The Danger of High Taxes On Carried Interest
June 10, 2010
by Diana Furchtgott-Roth
Buried in the tax extenders bill that will be up for a vote in the Senate next week, after passing the House on May 28, are provisions altering the current capital gains treatment of profits earned by real estate, venture capital, private equity and other investment partnerships. The bills would change the tax treatment of some partnership profits, known as "carried interest," and would increase taxes on the "enterprise value" - goodwill, the brand value of a company over and above the value of its physical plant and equipment and receivables - that entrepreneurs create in these businesses when the time comes to sell their ownership stakes, making these firms less valuable.
This is yet another step in making America less attractive to innovators and entrepreneurs. Firms would make fewer investments, especially in the businesses or projects that most need capital. That, in turn, would further reduce economic activity, especially financing for private companies, innovators, and small firms getting off the ground. And because this bill would put U.S. investment partnerships at a disadvantage relative to their international counterparts, some of this investment capital over time is likely to move offshore. Private equity assets under management now total $2.3 trillion, of which $1.2 trillion is invested capital and $1.1 trillion is callable capital reserves. That's a substantial sum.
"Carried interest" is a net profit share - often in the range of 20% - received by general partners on the sale of a capital asset, whether it's a shopping center or a company. The remainder of the net profit is distributed among limited partners, generally public and corporate pension funds, charitable foundations, endowments, individuals, and other equity funds.
Currently, carried interest resulting from long-term capital gains in a partnership is taxed at a long-term capital gains rate of 15% - the same rate paid by any similarly situated investor who buys a capital asset, manages the business, and sells it at a profit. Under the House bill, 75% of carried interest would be taxed as ordinary income beginning in 2013, at the top rate of 39.6% that will go into effect next January 1. The remaining 25% of carried interest would be taxed as capital gains. During the transition period until 2013, 50% of carried interest would be taxed as ordinary income and 50% as capital gains.
The Joint Committee on Taxation estimates the House bill would raise almost $18 billion over 10 years, assuming that firms continue similar levels of operations in the United States. The Senate version of the bill would tax 65% of carried interest beginning in January, 2013 as ordinary income, with the remainder taxed as capital gains, for a revenue gain of approximately $14 billion.
The taxation of carried interest is so complex that most Americans outside the legal and accounting professions do not understand it. These rules, adopted by the Department of Labor in the mid-1970s to let pension funds invest in capital ventures, have been in place for more than three decades.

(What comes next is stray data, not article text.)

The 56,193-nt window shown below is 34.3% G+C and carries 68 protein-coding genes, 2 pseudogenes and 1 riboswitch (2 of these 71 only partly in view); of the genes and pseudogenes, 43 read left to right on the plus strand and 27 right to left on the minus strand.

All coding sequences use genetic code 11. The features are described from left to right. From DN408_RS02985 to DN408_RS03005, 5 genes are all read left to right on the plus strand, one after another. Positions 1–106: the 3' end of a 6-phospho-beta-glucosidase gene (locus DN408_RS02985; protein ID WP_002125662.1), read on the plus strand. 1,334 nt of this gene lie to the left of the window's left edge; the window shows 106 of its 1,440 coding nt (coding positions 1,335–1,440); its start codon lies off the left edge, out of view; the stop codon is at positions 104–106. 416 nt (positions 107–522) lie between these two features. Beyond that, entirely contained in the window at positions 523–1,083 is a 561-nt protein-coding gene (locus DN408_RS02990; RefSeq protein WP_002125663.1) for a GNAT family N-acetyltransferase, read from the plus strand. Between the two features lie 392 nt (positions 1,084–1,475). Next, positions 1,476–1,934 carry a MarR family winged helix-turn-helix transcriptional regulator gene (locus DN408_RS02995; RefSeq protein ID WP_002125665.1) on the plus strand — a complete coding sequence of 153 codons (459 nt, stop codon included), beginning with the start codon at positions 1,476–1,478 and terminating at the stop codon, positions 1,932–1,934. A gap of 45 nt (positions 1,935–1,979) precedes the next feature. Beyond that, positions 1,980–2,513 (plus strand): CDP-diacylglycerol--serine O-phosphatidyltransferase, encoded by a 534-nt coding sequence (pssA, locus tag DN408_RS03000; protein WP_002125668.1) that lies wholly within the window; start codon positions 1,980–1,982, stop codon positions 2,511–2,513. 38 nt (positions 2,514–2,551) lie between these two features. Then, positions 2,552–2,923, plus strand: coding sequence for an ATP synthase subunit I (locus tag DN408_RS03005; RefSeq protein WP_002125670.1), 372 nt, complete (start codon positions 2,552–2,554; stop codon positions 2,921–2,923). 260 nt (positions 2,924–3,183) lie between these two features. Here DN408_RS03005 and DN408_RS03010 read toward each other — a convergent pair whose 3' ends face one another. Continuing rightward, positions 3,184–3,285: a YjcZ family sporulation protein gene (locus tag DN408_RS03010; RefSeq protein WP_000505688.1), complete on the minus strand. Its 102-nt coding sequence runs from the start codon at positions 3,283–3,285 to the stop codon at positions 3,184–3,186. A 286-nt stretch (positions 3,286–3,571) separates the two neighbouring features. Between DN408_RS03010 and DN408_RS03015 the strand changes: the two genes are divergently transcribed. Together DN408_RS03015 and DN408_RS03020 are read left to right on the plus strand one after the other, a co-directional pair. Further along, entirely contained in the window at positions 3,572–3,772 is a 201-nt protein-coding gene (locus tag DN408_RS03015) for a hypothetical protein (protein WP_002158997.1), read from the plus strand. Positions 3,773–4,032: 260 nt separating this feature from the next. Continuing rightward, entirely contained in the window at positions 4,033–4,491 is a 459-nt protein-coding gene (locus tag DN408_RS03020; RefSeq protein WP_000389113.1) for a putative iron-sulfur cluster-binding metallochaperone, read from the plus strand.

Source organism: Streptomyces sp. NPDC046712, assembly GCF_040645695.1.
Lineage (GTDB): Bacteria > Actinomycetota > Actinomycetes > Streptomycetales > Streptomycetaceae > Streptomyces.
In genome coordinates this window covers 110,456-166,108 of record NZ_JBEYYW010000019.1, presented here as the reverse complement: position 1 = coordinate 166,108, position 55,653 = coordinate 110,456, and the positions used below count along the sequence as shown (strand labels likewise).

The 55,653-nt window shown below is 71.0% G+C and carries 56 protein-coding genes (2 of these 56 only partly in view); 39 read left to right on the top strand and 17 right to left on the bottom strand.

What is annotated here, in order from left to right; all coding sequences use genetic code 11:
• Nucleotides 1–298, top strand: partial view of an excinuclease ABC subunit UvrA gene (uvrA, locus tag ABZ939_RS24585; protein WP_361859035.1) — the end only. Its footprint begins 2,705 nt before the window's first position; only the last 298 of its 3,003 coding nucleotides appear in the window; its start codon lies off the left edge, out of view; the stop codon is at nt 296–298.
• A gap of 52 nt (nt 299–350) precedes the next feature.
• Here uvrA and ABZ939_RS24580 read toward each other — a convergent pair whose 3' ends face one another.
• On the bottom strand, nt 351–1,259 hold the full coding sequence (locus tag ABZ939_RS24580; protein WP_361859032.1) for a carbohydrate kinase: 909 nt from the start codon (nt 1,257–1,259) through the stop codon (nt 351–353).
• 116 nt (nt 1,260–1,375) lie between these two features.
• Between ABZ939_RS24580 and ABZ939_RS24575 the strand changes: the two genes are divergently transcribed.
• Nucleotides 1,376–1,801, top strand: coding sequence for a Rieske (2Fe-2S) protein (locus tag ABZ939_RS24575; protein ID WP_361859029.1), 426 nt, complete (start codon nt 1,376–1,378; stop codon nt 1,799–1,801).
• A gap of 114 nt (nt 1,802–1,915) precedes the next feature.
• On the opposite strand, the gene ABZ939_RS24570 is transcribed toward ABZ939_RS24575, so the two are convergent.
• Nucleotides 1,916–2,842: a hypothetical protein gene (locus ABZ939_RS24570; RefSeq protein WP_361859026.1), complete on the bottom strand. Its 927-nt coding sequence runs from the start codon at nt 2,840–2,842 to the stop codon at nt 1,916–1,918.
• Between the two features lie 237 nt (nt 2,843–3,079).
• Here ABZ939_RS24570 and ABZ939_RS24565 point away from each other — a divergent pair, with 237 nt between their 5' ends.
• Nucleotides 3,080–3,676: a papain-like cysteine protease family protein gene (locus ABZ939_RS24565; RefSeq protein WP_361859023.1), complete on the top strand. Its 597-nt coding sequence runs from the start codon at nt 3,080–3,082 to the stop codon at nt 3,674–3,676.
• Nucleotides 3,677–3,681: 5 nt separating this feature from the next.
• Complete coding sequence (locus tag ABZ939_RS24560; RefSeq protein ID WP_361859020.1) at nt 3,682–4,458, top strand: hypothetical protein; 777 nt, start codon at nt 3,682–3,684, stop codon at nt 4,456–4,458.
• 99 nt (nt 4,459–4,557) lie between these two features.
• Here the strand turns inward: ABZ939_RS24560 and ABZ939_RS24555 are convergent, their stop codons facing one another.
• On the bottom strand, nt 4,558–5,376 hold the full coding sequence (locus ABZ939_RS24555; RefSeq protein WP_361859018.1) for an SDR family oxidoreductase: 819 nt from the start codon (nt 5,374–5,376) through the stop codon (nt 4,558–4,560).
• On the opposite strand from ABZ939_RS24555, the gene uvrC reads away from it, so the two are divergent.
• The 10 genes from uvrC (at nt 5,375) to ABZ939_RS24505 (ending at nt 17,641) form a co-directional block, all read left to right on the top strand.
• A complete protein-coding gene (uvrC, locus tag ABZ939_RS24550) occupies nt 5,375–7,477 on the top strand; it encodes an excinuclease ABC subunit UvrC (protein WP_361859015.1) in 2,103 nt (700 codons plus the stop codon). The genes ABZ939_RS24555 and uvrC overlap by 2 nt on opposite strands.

Carried interest on real estate, private equity or venture capital investments is treated as a capital gain because it represents the profit earned from a capital asset whose acquisition and sale involves some risk. It is not guaranteed income. Investors in the stock market could see their assets skyrocket - or disappear - just like partners in private equity funds or real estate ventures.
Capital gains have generally been taxed at lower rates than earned income to encourage investment, and because investors supply the financial capital essential for investments that spur innovation, improve productivity, and expand capacity.
Some politicians say that carried interest bears greater resemblance to wage and salary income than to capital gains, so should be taxed at ordinary rates. But they miss the point: preferential capital gains treatment is afforded to owners to encourage investment.
General partners establish their ownership interest in these investment partnerships by contributing some capital, along with a significant amount of time, energy and expertise. Managing partners generally contribute personally between 1% and 4% of a partnership's investment in a struggling business to be turned around, or in a start-up venture in a new technology. If the investment is unsuccessful, they receive no carried interest and lose their investment.
Raising taxes on hedge funds and private equity partnerships has a nice populist ring. But proposals to tax carried interest and the enterprise value of certain types of partnerships inconsistently target one sector of the economy. It makes no sense to tax the enterprise value of investment partnerships differently from partnerships that own auto dealerships, ice cream shops or family farms.
Partnerships often encourage innovation because they enable those with capital and management experience to team with entrepreneurs, supporting small businesses that create many of America's jobs. Raising taxes would curtail entrepreneurs' ability to plan for the long term.
With capital mobile in a global economy, it is especially important to ensure that America's environment is hospitable to investment, so that economic activity is generated here rather than in London or Shanghai. Inconsistent taxation might make Congress feel fiscally responsible, but it would harm one of America's most competitive sectors and slow the emerging recovery.
Diana Furchtgott-Roth, former chief economist of the U.S. Department of Labor, was a Senior Fellow at Hudson Institute from 2005 to 2011.